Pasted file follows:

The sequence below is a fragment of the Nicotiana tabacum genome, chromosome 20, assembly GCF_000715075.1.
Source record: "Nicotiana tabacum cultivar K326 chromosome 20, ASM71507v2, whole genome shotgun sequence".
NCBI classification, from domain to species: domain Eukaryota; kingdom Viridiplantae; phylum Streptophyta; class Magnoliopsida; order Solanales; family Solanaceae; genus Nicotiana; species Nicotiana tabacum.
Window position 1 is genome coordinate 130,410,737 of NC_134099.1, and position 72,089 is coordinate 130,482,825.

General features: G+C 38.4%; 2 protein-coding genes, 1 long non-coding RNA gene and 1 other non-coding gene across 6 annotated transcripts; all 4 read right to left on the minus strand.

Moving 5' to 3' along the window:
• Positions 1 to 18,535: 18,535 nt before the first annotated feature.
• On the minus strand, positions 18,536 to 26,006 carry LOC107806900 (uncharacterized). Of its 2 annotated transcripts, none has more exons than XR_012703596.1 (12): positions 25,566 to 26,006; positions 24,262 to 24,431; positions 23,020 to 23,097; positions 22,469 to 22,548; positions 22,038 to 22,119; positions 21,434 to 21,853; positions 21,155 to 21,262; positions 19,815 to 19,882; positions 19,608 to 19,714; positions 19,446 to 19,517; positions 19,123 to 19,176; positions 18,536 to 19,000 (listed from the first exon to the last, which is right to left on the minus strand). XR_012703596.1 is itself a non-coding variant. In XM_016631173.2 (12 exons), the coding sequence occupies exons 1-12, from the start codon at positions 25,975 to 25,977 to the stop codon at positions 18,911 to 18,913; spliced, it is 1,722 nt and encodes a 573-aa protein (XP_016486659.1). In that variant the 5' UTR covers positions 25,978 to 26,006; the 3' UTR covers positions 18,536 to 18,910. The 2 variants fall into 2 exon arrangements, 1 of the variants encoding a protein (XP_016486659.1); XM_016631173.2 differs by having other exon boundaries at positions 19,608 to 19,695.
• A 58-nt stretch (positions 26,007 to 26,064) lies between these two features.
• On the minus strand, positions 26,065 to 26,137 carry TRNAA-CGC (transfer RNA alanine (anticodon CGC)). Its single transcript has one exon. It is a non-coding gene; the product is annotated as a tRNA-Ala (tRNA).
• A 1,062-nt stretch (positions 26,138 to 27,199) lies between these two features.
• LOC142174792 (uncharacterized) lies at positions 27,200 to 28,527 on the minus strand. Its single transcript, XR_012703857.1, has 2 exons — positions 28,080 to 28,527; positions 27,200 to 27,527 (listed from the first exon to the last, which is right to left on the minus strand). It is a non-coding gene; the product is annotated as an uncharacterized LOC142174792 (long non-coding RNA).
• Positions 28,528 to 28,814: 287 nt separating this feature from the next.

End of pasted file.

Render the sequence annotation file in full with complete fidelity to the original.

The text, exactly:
The sequence below is a fragment of the Nicotiana tabacum genome, chromosome 20, assembly GCF_000715075.1.
Source record: "Nicotiana tabacum cultivar K326 chromosome 20, ASM71507v2, whole genome shotgun sequence".
NCBI classification, from domain to species: domain Eukaryota; kingdom Viridiplantae; phylum Streptophyta; class Magnoliopsida; order Solanales; family Solanaceae; genus Nicotiana; species Nicotiana tabacum.
Window position 1 is genome coordinate 130,410,737 of NC_134099.1, and position 72,089 is coordinate 130,482,825.

General features: G+C 38.4%; 2 protein-coding genes, 1 long non-coding RNA gene and 1 other non-coding gene across 6 annotated transcripts; all 4 read right to left on the minus strand.

Moving 5' to 3' along the window:
• Positions 1 to 18,535: 18,535 nt before the first annotated feature.
• On the minus strand, positions 18,536 to 26,006 carry LOC107806900 (uncharacterized). Of its 2 annotated transcripts, none has more exons than XR_012703596.1 (12): positions 25,566 to 26,006; positions 24,262 to 24,431; positions 23,020 to 23,097; positions 22,469 to 22,548; positions 22,038 to 22,119; positions 21,434 to 21,853; positions 21,155 to 21,262; positions 19,815 to 19,882; positions 19,608 to 19,714; positions 19,446 to 19,517; positions 19,123 to 19,176; positions 18,536 to 19,000 (listed from the first exon to the last, which is right to left on the minus strand). XR_012703596.1 is itself a non-coding variant. In XM_016631173.2 (12 exons), the coding sequence occupies exons 1-12, from the start codon at positions 25,975 to 25,977 to the stop codon at positions 18,911 to 18,913; spliced, it is 1,722 nt and encodes a 573-aa protein (XP_016486659.1). In that variant the 5' UTR covers positions 25,978 to 26,006; the 3' UTR covers positions 18,536 to 18,910. The 2 variants fall into 2 exon arrangements, 1 of the variants encoding a protein (XP_016486659.1); XM_016631173.2 differs by having other exon boundaries at positions 19,608 to 19,695.
• A 58-nt stretch (positions 26,007 to 26,064) lies between these two features.
• On the minus strand, positions 26,065 to 26,137 carry TRNAA-CGC (transfer RNA alanine (anticodon CGC)). Its single transcript has one exon. It is a non-coding gene; the product is annotated as a tRNA-Ala (tRNA).
• A 1,062-nt stretch (positions 26,138 to 27,199) lies between these two features.
• LOC142174792 (uncharacterized) lies at positions 27,200 to 28,527 on the minus strand. Its single transcript, XR_012703857.1, has 2 exons — positions 28,080 to 28,527; positions 27,200 to 27,527 (listed from the first exon to the last, which is right to left on the minus strand). It is a non-coding gene; the product is annotated as an uncharacterized LOC142174792 (long non-coding RNA).
• Positions 28,528 to 28,814: 287 nt separating this feature from the next.